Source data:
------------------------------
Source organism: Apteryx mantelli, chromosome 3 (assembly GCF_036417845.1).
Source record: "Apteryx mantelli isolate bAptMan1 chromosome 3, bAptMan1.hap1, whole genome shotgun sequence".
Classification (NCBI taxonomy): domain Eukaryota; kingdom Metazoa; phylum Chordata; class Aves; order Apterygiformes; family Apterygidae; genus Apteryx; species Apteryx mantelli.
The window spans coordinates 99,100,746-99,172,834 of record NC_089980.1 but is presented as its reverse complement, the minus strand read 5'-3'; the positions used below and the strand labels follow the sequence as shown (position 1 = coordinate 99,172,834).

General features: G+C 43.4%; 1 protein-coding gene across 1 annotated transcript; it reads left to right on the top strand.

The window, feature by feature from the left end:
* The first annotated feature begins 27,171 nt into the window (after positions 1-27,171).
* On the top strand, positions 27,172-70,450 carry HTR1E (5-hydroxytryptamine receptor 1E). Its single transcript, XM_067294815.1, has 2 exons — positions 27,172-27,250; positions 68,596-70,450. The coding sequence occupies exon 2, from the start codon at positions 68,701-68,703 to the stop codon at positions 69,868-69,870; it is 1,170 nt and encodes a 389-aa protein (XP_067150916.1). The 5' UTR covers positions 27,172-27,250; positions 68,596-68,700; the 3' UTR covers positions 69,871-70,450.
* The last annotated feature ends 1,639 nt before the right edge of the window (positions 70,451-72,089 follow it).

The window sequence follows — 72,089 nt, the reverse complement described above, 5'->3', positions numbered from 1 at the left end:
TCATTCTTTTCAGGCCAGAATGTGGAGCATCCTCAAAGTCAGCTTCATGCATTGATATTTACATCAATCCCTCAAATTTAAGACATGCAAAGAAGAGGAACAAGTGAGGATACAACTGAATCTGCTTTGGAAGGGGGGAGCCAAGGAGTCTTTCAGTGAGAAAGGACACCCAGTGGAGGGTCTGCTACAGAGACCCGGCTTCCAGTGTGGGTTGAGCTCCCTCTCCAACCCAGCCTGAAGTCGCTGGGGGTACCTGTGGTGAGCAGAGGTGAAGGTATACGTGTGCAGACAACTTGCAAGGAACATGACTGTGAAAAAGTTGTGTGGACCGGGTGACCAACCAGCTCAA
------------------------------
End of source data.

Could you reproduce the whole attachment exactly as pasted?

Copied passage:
Source organism: Apteryx mantelli, chromosome 3 (assembly GCF_036417845.1).
Source record: "Apteryx mantelli isolate bAptMan1 chromosome 3, bAptMan1.hap1, whole genome shotgun sequence".
Classification (NCBI taxonomy): domain Eukaryota; kingdom Metazoa; phylum Chordata; class Aves; order Apterygiformes; family Apterygidae; genus Apteryx; species Apteryx mantelli.
The window spans coordinates 99,100,746-99,172,834 of record NC_089980.1 but is presented as its reverse complement, the minus strand read 5'-3'; the positions used below and the strand labels follow the sequence as shown (position 1 = coordinate 99,172,834).

General features: G+C 43.4%; 1 protein-coding gene across 1 annotated transcript; it reads left to right on the top strand.

The window, feature by feature from the left end:
* The first annotated feature begins 27,171 nt into the window (after positions 1-27,171).
* On the top strand, positions 27,172-70,450 carry HTR1E (5-hydroxytryptamine receptor 1E). Its single transcript, XM_067294815.1, has 2 exons — positions 27,172-27,250; positions 68,596-70,450. The coding sequence occupies exon 2, from the start codon at positions 68,701-68,703 to the stop codon at positions 69,868-69,870; it is 1,170 nt and encodes a 389-aa protein (XP_067150916.1). The 5' UTR covers positions 27,172-27,250; positions 68,596-68,700; the 3' UTR covers positions 69,871-70,450.
* The last annotated feature ends 1,639 nt before the right edge of the window (positions 70,451-72,089 follow it).

The window sequence follows — 72,089 nt, the reverse complement described above, 5'->3', positions numbered from 1 at the left end:
TCATTCTTTTCAGGCCAGAATGTGGAGCATCCTCAAAGTCAGCTTCATGCATTGATATTTACATCAATCCCTCAAATTTAAGACATGCAAAGAAGAGGAACAAGTGAGGATACAACTGAATCTGCTTTGGAAGGGGGGAGCCAAGGAGTCTTTCAGTGAGAAAGGACACCCAGTGGAGGGTCTGCTACAGAGACCCGGCTTCCAGTGTGGGTTGAGCTCCCTCTCCAACCCAGCCTGAAGTCGCTGGGGGTACCTGTGGTGAGCAGAGGTGAAGGTATACGTGTGCAGACAACTTGCAAGGAACATGACTGTGAAAAAGTTGTGTGGACCGGGTGACCAACCAGCTCAA